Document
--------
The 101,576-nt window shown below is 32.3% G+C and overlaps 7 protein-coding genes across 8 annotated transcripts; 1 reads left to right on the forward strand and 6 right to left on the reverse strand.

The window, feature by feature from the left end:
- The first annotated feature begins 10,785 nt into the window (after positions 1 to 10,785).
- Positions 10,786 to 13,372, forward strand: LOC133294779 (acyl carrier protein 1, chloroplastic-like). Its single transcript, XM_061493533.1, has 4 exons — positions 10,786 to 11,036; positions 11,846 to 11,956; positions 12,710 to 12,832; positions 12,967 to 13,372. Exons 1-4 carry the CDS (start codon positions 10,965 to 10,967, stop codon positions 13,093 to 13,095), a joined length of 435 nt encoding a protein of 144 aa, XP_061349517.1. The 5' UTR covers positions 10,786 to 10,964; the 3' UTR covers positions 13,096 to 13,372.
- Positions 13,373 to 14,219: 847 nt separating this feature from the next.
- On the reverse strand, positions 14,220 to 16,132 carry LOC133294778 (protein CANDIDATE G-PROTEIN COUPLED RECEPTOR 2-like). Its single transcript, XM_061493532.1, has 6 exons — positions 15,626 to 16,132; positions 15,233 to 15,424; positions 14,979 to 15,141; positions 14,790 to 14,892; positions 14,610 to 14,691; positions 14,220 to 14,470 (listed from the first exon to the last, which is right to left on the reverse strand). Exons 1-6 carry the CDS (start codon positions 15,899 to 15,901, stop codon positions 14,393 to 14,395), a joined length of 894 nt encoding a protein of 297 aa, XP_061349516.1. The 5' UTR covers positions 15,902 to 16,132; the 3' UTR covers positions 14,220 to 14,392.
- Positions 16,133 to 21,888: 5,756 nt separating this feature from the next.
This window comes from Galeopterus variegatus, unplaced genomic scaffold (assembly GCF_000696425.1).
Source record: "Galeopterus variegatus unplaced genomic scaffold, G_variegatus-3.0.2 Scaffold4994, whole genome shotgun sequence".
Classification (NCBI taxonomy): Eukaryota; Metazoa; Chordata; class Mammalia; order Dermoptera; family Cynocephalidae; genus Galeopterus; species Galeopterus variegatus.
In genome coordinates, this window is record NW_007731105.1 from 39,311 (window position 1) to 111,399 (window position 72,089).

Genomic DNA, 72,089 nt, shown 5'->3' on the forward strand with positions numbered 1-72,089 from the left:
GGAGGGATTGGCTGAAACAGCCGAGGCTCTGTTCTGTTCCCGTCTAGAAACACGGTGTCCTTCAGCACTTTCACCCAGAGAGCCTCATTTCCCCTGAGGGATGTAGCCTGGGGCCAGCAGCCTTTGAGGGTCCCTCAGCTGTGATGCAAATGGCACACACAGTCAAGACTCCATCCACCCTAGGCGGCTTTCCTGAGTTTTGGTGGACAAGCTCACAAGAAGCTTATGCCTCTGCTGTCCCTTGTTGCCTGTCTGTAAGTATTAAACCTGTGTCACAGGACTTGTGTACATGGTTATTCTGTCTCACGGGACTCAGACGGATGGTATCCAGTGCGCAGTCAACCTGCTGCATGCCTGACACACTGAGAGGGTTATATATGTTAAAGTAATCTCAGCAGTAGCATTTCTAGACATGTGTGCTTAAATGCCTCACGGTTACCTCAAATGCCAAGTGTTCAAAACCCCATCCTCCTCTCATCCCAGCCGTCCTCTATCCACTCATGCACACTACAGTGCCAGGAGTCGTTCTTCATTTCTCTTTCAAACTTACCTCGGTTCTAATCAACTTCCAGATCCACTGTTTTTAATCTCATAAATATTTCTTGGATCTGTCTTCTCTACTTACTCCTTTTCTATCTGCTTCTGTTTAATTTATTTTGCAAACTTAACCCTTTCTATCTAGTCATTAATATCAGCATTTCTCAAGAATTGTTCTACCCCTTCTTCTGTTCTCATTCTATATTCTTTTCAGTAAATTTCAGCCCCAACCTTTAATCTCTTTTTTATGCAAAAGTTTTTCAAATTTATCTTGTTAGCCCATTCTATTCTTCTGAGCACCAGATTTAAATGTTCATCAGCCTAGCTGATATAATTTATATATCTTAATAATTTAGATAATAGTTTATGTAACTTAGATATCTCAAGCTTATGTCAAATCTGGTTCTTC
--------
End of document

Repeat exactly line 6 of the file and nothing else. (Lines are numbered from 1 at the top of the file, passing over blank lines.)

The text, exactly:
- On the reverse strand, positions 14,220 to 16,132 carry LOC133294778 (protein CANDIDATE G-PROTEIN COUPLED RECEPTOR 2-like). Its single transcript, XM_061493532.1, has 6 exons — positions 15,626 to 16,132; positions 15,233 to 15,424; positions 14,979 to 15,141; positions 14,790 to 14,892; positions 14,610 to 14,691; positions 14,220 to 14,470 (listed from the first exon to the last, which is right to left on the reverse strand). Exons 1-6 carry the CDS (start codon positions 15,899 to 15,901, stop codon positions 14,393 to 14,395), a joined length of 894 nt encoding a protein of 297 aa, XP_061349516.1. The 5' UTR covers positions 15,902 to 16,132; the 3' UTR covers positions 14,220 to 14,392.